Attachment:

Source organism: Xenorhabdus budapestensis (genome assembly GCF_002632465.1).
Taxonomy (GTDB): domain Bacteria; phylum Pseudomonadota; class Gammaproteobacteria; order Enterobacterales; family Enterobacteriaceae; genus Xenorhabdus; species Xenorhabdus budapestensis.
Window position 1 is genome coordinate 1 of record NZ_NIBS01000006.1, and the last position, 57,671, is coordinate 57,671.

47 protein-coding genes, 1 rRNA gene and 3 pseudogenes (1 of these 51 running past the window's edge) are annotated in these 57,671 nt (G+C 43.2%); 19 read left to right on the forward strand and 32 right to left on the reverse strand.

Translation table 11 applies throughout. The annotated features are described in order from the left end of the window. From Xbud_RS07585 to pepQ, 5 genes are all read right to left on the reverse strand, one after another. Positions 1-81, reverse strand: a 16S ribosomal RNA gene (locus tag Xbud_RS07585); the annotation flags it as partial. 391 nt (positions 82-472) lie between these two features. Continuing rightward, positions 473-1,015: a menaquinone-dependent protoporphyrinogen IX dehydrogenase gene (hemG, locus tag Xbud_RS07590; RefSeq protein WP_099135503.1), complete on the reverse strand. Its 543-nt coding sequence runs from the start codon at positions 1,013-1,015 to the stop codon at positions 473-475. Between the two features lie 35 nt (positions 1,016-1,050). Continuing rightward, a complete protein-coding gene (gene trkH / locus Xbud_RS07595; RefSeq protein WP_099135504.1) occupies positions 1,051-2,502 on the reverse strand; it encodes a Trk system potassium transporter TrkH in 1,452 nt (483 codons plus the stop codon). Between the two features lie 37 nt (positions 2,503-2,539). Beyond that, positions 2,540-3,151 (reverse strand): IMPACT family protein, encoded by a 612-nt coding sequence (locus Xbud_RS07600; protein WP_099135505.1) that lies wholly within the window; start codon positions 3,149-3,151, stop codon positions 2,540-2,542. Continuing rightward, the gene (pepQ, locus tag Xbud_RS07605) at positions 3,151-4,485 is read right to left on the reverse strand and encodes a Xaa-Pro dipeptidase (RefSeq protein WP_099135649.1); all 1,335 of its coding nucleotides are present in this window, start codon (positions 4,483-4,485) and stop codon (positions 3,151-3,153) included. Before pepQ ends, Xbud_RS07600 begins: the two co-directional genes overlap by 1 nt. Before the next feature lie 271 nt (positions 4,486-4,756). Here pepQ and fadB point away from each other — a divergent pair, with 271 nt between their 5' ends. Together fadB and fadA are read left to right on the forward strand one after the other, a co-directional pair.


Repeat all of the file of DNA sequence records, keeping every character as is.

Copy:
Source organism: Xenorhabdus budapestensis (genome assembly GCF_002632465.1).
Taxonomy (GTDB): domain Bacteria; phylum Pseudomonadota; class Gammaproteobacteria; order Enterobacterales; family Enterobacteriaceae; genus Xenorhabdus; species Xenorhabdus budapestensis.
Window position 1 is genome coordinate 1 of record NZ_NIBS01000006.1, and the last position, 57,671, is coordinate 57,671.

47 protein-coding genes, 1 rRNA gene and 3 pseudogenes (1 of these 51 running past the window's edge) are annotated in these 57,671 nt (G+C 43.2%); 19 read left to right on the forward strand and 32 right to left on the reverse strand.

Translation table 11 applies throughout. The annotated features are described in order from the left end of the window. From Xbud_RS07585 to pepQ, 5 genes are all read right to left on the reverse strand, one after another. Positions 1-81, reverse strand: a 16S ribosomal RNA gene (locus tag Xbud_RS07585); the annotation flags it as partial. 391 nt (positions 82-472) lie between these two features. Continuing rightward, positions 473-1,015: a menaquinone-dependent protoporphyrinogen IX dehydrogenase gene (hemG, locus tag Xbud_RS07590; RefSeq protein WP_099135503.1), complete on the reverse strand. Its 543-nt coding sequence runs from the start codon at positions 1,013-1,015 to the stop codon at positions 473-475. Between the two features lie 35 nt (positions 1,016-1,050). Continuing rightward, a complete protein-coding gene (gene trkH / locus Xbud_RS07595; RefSeq protein WP_099135504.1) occupies positions 1,051-2,502 on the reverse strand; it encodes a Trk system potassium transporter TrkH in 1,452 nt (483 codons plus the stop codon). Between the two features lie 37 nt (positions 2,503-2,539). Beyond that, positions 2,540-3,151 (reverse strand): IMPACT family protein, encoded by a 612-nt coding sequence (locus Xbud_RS07600; protein WP_099135505.1) that lies wholly within the window; start codon positions 3,149-3,151, stop codon positions 2,540-2,542. Continuing rightward, the gene (pepQ, locus tag Xbud_RS07605) at positions 3,151-4,485 is read right to left on the reverse strand and encodes a Xaa-Pro dipeptidase (RefSeq protein WP_099135649.1); all 1,335 of its coding nucleotides are present in this window, start codon (positions 4,483-4,485) and stop codon (positions 3,151-3,153) included. Before pepQ ends, Xbud_RS07600 begins: the two co-directional genes overlap by 1 nt. Before the next feature lie 271 nt (positions 4,486-4,756). Here pepQ and fadB point away from each other — a divergent pair, with 271 nt between their 5' ends. Together fadB and fadA are read left to right on the forward strand one after the other, a co-directional pair.